Questions and answers

Q1 What is excessive menstrual bleeding?

Excessive Menstrual Bleeding (EMB) or Menorrhagia is clinically defined as excessive regular menstrual blood loss of 80ml or more per monthly period. A woman's perception of the amount of menstrual bleeding can often mean that bleeding at a lower rate than the clinical definition is unacceptable to her. 

Q2 How common are heavy periods?

Many women have heavy periods, which interfere with their daily lives. Each year many women aged between 35 and 49 years old, consult their physician with heavy bleeding. 

Q3 What causes heavy periods? 

A period occurs when the lining of the uterus is shed every month. This lining, called the endometrium, always leaves behind a layer of cells from which a new lining will grow after each period. In many cases there is no obvious explanation for periods becoming heavier. In other cases there may be an abnormality of the uterus, such as fibroids or polyps which contribute to excessive bleeding, or there may be a hormone problem. 

Q4 What should you do if your periods are heavy?

A heavy period to one woman might be a moderate period to another. It is difficult to define what is a normal or abnormal period but if your periods are affecting your life you should consult a physician. Your physician will need to find out how long your periods last and the length of time between periods. A pelvic examination may be carried out and a blood count may be taken to check for anaemia. The physician will then suggest a course of action for you.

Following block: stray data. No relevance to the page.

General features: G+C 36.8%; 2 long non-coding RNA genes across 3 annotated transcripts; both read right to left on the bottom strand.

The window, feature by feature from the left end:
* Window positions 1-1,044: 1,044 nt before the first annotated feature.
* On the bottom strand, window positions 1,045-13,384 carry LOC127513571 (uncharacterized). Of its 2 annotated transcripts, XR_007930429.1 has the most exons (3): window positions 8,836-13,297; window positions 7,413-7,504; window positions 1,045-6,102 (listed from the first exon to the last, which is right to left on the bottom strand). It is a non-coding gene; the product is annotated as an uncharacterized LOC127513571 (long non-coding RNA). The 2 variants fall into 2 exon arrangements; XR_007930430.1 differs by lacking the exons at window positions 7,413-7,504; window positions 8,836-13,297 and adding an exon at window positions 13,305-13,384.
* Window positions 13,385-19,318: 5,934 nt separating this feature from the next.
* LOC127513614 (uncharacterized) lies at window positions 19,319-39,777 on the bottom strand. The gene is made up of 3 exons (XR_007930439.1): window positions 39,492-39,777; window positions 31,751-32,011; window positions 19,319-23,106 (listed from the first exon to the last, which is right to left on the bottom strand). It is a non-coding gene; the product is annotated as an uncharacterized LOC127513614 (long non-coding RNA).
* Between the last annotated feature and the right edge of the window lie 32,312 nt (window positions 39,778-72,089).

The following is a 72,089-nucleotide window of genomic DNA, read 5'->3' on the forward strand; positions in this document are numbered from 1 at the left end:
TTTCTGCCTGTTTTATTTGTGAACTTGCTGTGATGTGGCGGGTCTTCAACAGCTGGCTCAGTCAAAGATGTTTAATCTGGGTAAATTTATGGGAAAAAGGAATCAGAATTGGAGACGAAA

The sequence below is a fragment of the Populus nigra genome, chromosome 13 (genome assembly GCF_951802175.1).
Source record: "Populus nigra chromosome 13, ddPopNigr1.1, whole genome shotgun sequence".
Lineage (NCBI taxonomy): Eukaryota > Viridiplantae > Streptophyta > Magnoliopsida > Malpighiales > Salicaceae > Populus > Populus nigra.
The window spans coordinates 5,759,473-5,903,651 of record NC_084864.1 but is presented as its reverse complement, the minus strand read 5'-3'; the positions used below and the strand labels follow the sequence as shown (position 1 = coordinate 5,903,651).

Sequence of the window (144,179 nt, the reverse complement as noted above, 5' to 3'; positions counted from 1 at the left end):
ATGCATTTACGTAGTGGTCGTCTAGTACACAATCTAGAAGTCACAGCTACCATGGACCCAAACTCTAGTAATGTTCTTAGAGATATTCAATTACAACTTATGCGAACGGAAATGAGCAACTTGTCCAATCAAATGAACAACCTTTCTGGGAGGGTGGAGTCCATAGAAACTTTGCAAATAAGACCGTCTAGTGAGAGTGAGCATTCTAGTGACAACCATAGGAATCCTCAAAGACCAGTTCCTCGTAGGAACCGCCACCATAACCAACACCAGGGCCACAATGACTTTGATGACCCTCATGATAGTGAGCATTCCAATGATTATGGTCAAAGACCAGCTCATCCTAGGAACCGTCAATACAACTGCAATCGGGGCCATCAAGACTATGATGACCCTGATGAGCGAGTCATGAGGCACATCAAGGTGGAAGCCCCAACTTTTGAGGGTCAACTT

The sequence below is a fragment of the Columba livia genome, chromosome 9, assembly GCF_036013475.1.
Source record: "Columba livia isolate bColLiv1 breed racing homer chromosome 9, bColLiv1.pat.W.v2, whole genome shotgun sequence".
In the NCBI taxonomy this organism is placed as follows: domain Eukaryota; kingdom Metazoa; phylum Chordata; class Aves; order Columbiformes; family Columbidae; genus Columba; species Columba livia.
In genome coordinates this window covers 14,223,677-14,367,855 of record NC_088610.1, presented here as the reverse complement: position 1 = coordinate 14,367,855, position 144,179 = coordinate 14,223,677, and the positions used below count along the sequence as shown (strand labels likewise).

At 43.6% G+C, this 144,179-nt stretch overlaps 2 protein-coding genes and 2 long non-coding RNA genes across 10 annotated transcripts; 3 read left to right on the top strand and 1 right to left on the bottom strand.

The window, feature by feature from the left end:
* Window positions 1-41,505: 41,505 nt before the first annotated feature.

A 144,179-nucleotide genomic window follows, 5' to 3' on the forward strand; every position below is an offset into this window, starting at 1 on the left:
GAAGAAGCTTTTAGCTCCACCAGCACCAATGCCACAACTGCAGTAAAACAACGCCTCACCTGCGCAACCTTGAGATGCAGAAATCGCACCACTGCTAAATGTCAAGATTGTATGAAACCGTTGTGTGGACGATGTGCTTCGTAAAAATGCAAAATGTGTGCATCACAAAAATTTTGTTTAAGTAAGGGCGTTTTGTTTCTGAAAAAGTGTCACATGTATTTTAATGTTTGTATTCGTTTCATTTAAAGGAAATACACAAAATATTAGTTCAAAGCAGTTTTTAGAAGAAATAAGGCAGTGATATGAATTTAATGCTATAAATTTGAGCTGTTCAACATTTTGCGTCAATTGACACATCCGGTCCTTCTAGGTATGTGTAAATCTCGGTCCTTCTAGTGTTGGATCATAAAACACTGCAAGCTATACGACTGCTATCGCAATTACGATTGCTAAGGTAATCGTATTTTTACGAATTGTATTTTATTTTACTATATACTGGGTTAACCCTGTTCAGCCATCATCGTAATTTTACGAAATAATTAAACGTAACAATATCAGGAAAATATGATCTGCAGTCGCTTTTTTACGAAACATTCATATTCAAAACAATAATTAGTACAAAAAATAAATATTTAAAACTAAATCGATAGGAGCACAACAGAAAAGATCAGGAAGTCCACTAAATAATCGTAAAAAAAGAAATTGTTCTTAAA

Q5 How is it treated?

Heavy periods can be treated medically or surgically. Medical options include hormonal or non-hormonal treatment to reduce the menstrual blood loss. Surgical options include hysterectomy or endometrial ablation. Hysterectomy is the removal of the uterus and is a major operation requiring a general anesthetic. A hysterectomy may require up to a week in hospital and it may be 6 weeks before a full recovery. In endometrial ablation, a variety of techniques are used to destroy the lining of the uterus. It is a much smaller procedure, which can be carried out either under local anesthesia and/or as an 'outpatient'. One highly effective form of endometrial ablation is Microwave Endometrial Ablation (MEA). 

Q6 What is Microwave Endometrial Ablation (MEA)?

MEA is a proven treatment for heavy periods, which can only be performed by a Gynecologist. It is a minimal access surgical treatment (i.e. does not involve major surgery), which involves treating the endometrium. MEA is predominately carried out as a day case procedure, which means it does not involve an overnight stay. Normal activity after an MEA can be resumed within 2-4 days. 

Q7 Am I a suitable candidate for MEA?

Your gynecologist must rule out other possible causes of heavy periods. Fibroids or polyps may be the cause of, or add to, your heavy bleeding. MEA can be used in many cases where fibroids or polyps are present without the need for them to be treated separately. MEA is not a treatment for uterine cancer or endometriosis. If you still want to have children, MEA, or any other endometrial ablation procedure, is not an option because most or all of the uterine lining is removed and will not grow again.

Q8 How does MEA work?